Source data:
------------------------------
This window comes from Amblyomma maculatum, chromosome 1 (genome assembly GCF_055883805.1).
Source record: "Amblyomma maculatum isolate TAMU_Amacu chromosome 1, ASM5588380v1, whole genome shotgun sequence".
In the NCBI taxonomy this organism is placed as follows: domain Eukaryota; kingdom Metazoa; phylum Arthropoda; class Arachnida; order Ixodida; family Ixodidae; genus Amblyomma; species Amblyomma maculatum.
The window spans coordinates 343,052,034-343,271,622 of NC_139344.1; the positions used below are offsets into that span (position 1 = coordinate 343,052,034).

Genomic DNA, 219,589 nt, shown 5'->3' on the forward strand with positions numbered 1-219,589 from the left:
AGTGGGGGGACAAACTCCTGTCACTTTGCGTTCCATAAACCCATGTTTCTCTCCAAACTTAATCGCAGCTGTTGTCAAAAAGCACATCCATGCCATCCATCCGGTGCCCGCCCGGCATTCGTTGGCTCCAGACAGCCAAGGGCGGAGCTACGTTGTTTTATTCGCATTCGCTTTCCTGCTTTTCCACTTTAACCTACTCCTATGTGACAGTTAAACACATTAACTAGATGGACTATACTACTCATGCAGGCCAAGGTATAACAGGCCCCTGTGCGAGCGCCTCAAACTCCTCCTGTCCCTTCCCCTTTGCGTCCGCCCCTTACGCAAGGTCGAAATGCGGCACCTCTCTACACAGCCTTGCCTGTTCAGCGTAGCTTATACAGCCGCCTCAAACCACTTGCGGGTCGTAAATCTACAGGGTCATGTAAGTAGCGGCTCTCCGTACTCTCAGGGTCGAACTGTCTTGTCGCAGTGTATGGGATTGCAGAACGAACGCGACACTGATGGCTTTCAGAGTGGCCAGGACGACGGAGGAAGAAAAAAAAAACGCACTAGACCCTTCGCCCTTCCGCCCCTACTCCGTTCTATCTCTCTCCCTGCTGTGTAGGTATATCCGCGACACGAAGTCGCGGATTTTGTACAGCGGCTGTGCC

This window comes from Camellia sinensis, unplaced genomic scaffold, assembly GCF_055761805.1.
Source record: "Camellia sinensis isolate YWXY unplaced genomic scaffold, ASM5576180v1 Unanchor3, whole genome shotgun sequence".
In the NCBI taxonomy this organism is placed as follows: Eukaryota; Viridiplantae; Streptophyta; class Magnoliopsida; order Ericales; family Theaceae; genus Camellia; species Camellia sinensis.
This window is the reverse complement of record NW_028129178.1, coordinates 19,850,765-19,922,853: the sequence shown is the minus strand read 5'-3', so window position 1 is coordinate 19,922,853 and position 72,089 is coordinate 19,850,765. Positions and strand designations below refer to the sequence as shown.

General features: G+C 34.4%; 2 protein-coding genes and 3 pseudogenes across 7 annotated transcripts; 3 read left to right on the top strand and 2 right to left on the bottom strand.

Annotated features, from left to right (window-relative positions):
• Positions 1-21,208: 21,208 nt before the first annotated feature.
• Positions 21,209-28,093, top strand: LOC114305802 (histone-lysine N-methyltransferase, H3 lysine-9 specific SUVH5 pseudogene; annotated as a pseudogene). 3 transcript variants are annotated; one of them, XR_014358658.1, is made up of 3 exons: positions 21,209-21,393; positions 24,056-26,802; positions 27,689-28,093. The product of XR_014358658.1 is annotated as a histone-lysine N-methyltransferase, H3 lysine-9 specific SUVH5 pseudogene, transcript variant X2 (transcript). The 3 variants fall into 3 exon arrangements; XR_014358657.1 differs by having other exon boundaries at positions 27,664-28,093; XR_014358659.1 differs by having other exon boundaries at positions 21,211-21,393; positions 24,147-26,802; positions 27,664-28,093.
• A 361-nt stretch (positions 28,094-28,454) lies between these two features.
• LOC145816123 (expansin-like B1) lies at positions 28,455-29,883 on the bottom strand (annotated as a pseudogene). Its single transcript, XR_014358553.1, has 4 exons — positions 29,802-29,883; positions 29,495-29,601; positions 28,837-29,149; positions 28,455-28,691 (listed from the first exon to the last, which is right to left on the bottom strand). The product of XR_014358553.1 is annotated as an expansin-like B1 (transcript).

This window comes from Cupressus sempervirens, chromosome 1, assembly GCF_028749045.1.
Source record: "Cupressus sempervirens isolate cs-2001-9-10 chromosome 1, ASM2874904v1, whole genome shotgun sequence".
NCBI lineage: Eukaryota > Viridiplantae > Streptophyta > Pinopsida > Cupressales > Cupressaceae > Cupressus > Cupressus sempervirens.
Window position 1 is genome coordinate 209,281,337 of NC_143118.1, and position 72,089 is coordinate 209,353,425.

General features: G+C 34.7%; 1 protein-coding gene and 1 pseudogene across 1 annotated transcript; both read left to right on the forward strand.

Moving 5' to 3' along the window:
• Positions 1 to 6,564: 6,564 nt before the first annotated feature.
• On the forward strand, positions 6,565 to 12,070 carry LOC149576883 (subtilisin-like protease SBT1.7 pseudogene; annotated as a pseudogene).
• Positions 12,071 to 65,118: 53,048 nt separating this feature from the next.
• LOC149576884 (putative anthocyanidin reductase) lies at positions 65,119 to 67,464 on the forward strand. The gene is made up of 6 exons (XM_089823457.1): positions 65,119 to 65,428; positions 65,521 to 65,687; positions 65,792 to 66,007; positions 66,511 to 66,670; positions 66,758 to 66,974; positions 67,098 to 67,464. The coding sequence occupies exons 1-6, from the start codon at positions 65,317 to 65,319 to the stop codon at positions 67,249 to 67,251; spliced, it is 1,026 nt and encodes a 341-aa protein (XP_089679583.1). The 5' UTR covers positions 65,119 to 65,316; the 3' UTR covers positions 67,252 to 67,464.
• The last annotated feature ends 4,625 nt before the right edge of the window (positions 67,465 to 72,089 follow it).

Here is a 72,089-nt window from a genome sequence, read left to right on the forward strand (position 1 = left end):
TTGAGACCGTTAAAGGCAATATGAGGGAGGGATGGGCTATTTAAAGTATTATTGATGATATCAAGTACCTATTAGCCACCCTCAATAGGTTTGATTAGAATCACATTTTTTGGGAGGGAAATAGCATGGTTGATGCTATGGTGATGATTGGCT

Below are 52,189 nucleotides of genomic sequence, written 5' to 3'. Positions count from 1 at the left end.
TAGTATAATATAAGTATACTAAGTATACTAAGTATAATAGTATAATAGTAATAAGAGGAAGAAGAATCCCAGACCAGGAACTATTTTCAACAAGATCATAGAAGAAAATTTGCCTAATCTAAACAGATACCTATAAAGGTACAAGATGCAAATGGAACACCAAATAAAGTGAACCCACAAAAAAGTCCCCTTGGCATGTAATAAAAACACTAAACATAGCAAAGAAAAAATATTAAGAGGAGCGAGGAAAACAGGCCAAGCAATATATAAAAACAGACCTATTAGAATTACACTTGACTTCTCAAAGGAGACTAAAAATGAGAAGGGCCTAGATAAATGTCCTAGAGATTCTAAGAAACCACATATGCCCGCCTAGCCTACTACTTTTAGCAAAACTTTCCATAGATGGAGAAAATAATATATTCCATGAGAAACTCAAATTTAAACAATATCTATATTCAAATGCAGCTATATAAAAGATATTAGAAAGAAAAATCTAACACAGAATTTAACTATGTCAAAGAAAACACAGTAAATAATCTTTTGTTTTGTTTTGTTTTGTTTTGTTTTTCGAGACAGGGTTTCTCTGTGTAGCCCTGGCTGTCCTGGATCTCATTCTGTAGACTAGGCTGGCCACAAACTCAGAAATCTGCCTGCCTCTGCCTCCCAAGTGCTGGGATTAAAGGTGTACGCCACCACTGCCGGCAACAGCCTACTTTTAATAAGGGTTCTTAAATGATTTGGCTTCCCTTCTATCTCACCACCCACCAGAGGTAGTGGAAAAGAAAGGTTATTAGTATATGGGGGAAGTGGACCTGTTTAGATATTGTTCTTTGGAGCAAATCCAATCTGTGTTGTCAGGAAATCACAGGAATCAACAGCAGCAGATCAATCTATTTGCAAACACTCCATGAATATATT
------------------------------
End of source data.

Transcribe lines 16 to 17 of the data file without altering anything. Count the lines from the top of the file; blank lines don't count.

• LOC145816123 (expansin-like B1) lies at positions 28,455-29,883 on the bottom strand (annotated as a pseudogene). Its single transcript, XR_014358553.1, has 4 exons — positions 29,802-29,883; positions 29,495-29,601; positions 28,837-29,149; positions 28,455-28,691 (listed from the first exon to the last, which is right to left on the bottom strand). The product of XR_014358553.1 is annotated as an expansin-like B1 (transcript).

This window comes from Cupressus sempervirens, chromosome 1, assembly GCF_028749045.1.